Native Parrots & Lorikeets
More than 330 parrot species inhabit our planet, and Australia is home to about 56 of them. In fact, this continent’s abundance of these birds led mapmakers of the 1500s to annotate the coast of a great southern land with Psittacorum Regio — “The Region of Parrots” — as reported by Portuguese sailing expeditions. Australian parrots all belong to the Psittaciformes order, within which birds can be divided into three families. Cockatoos, in the Cacatuidae family, are the largest, and DNA studies have shown them to be genetically distinct from other parrots. They are characterised by solid bodies, powerful grasping claws and well-defined, movable crests. By far the majority of Australian parrots (up to 60% of Australia’s species) belong to the Psittacidae family of “typical parrots”. Lorikeets, in the Loriidae subfamily, have a number of biological differences that set them apart from their Psittacidae relatives.
Lorikeets are a specialised group of the parrot family. They have developed physical differences that have set them aside from other parrots. They are distinguished from other psittacinesby anatomical developments and adaptions evolved to assist them in gathering and digesting their main food sources, pollen, nectar and fruit. Their beaks are long and narrow and the tongue has elongated papillae which form a brush like tip adapted for the collection of pollen and nectar.In the wild both lories and lorikeets eat nectar, pollen and fruits rather than seeds. Pet lories and lorikeets have similar requirements. They need a specialized diet of a nectar mix, fruit and vegetables.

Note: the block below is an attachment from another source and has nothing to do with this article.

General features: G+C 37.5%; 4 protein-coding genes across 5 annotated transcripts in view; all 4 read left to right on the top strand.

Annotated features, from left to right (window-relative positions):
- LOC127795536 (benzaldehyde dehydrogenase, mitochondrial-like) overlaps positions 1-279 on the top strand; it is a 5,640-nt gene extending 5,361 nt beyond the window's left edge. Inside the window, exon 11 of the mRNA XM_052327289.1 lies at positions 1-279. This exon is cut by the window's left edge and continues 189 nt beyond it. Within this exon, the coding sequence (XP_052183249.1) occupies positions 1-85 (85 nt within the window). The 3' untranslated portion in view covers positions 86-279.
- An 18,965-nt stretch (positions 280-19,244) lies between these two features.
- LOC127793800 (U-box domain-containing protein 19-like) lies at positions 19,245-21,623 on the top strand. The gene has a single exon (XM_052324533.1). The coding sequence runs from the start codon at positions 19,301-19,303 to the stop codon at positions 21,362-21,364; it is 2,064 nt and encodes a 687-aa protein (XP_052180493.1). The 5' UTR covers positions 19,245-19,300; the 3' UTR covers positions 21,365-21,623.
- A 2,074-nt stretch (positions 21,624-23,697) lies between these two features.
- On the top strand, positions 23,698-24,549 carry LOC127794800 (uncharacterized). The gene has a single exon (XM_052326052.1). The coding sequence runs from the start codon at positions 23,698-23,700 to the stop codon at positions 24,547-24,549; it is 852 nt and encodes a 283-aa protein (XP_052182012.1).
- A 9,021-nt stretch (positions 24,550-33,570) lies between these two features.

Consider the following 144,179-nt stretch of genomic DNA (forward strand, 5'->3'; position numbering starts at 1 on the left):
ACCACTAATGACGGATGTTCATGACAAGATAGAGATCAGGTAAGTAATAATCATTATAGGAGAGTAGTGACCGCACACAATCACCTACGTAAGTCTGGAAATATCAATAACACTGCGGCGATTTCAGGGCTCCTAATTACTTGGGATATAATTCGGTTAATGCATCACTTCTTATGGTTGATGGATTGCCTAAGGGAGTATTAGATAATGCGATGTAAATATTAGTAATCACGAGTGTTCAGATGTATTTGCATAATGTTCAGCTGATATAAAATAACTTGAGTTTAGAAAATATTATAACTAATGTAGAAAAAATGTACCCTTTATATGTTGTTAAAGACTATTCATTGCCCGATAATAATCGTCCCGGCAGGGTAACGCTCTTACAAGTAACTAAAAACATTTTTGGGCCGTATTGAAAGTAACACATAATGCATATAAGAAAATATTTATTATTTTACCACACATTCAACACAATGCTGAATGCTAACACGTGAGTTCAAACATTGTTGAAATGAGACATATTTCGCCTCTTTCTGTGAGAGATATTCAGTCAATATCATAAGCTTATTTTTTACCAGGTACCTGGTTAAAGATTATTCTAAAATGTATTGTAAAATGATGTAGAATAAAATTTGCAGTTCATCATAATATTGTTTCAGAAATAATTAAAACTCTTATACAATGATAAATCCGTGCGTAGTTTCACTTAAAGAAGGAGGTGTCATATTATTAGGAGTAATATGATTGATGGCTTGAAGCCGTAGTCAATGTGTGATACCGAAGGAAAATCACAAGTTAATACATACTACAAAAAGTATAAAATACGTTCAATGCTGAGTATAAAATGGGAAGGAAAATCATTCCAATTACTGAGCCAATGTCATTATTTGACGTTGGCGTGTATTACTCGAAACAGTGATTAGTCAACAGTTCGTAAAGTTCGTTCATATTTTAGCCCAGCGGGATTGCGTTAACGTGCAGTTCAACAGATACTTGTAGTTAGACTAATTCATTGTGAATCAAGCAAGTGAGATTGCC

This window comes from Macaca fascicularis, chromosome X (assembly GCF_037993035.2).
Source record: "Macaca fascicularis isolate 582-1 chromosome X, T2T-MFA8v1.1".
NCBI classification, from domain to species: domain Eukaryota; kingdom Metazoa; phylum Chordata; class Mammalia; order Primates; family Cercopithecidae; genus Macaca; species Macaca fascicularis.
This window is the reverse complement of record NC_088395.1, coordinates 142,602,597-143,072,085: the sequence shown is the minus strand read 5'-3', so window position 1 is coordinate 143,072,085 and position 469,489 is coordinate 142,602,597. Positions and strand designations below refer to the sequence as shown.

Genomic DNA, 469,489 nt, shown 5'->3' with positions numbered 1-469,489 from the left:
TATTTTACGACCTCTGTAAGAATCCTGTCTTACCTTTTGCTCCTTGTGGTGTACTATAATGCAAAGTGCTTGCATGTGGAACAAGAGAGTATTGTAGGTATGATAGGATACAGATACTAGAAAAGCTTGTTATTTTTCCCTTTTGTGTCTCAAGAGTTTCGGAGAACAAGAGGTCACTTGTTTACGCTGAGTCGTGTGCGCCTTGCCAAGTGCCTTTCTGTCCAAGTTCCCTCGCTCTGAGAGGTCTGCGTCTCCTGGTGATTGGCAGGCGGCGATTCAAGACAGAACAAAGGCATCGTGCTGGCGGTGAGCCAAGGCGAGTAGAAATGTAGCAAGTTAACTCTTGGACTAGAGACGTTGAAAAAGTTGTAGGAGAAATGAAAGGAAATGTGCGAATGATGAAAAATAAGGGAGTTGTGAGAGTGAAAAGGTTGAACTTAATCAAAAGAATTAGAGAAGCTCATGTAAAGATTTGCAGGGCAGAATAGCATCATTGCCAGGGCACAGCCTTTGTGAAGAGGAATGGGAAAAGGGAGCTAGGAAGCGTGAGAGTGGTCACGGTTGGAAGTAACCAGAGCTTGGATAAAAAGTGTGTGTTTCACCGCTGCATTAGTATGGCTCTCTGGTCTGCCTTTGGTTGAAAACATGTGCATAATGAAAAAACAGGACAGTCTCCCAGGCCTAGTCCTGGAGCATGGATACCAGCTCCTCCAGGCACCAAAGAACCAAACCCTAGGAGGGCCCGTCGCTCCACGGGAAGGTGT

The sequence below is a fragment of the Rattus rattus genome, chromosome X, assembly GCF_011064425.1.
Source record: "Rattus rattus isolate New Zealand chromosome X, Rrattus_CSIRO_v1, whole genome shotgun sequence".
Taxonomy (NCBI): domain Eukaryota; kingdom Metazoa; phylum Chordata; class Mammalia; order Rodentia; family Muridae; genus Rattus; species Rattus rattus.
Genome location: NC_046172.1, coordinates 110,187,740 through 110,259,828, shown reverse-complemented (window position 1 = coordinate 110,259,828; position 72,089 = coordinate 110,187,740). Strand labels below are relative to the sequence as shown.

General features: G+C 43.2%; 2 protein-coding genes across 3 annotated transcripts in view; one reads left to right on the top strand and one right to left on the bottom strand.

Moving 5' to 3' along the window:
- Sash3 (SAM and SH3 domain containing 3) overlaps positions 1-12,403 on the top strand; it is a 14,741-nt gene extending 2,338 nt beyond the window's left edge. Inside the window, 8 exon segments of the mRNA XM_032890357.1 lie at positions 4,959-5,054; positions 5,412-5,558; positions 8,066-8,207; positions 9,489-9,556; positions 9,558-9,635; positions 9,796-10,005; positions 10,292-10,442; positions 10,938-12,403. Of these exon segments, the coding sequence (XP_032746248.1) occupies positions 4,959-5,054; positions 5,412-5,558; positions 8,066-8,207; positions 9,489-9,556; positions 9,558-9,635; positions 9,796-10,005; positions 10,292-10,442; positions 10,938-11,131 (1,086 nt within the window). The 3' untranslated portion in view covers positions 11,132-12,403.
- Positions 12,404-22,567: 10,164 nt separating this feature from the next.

Lorikeets are extremely playful and love to listen to music and dance. Some can be good talkers and most copy whistles and bells beautifully. They form strong bonds with their owner and make excellent pets for those willing to provide the specialized care required. If you want a bonded pet bird, as with any parrot species, it is best to obtain a hand reared bird from aviary bred parents or acquire your bird as soon as it is weaned from its parents and spend quality time with it at this critical early stage. More than other species, some lorikeets enjoy being placed on their backs, probably because they are so adapt and turning upside down to access nectar on flowering trees.
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